Gloucester’s ‘Angel Initiative’ a Way Out for Heroin Addicts

(The City of Gloucester, Massachusetts)

Over the past two years, the United States’ addiction to opioids has come into full view. With users injecting heroin on public transportation in Philadelphia and rural areas such as Vermont witnessing an influx of guns related to the drug trade, the larger ramifications of the opioid epidemic are emerging – and it is not pretty.

Deaths relating to drug abuse are surging, as people turn to substance abuse as a release from the stress of a stagnant economy and flat-lining social mobility. Nationally, 78 people die each day from opioid overdoses.

The cataclysmic rise in heroin use stems largely from widespread prescription pill abuse, a result of over a decade’s worth of seemingly indiscriminate dissemination from the medical profession of powerful painkillers of the opioid family. After becoming addicted – and running out of prescribed pills – people from all areas, rural and urban, have found a cheap and readily accessible alternative in heroin.

The costs – both economic and social – are immense. But some cities and organizations are exploring ways outside of the failing war on drugs to deal with the issue, treating the the opioid epidemic as a public health emergency rather than a purely criminal matter.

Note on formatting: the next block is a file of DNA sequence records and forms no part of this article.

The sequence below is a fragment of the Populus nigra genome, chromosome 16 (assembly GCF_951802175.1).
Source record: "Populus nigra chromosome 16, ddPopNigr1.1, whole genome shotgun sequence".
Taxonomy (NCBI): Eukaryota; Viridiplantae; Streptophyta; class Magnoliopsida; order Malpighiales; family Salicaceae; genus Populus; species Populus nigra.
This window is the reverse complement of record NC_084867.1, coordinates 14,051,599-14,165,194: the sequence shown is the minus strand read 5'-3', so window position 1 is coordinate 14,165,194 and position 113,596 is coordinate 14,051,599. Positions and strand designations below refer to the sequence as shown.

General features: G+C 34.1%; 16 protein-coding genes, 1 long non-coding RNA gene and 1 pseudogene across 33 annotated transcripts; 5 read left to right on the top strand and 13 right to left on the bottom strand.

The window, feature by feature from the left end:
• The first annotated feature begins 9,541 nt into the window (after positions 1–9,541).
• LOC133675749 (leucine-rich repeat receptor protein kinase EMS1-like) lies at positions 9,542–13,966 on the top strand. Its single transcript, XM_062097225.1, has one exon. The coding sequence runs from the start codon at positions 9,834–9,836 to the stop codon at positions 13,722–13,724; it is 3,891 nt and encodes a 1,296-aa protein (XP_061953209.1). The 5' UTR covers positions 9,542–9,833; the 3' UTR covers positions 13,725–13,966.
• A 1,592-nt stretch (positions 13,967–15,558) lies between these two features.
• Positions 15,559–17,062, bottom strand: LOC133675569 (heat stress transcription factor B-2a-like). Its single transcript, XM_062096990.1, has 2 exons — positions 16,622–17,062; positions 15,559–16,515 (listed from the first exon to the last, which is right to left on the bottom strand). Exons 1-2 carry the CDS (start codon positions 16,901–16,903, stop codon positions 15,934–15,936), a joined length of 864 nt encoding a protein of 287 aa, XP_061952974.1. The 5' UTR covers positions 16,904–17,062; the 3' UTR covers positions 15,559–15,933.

Last year, the City of Gloucester in Massachusetts began the Angel Initiative – a program that permits users to turn in addictive substances in return for a dedicated volunteer to help them find services from housing to drug rehabilitation. Users can participate in the program without incurring any criminal charges relating to drug possession or use. 

After a year in operation, the program appears to be working.

Compared to the first five months of 2015 in Gloucester, during which 5 heroin users overdosed, there has only been one overdose death related to heroin  in 2016.

According to  Gloucester Police Chief Leonard Campanello, the ripple effects of the program are also positive: “It appears that crimes that are ancillary to the disease of addiction—the crimes of desperation: shoplifting, larceny, smash and grabs—have declined since the beginning of the program.”

Indeed, drug-related crime in the city has dropped 27 percent.

But it remains to be seen if the Gloucester’s model is adaptable to other cities. Gloucester is a small, ethnically and culturally homogenous city with just under 29,000 inhabitants. It has a high median income and a progressive sensibility – factors that may play into the success of a forward-looking program for which city officials were able allocate funding.

At the very least, however, the Angel Initiative serves as a reminder that an alternative to the ill-begotten war on drugs is feasible. Continuing to criminalize a public health emergency will only further exacerbate the dire conditions plaguing U.S. citizens caught in the throes of addiction.

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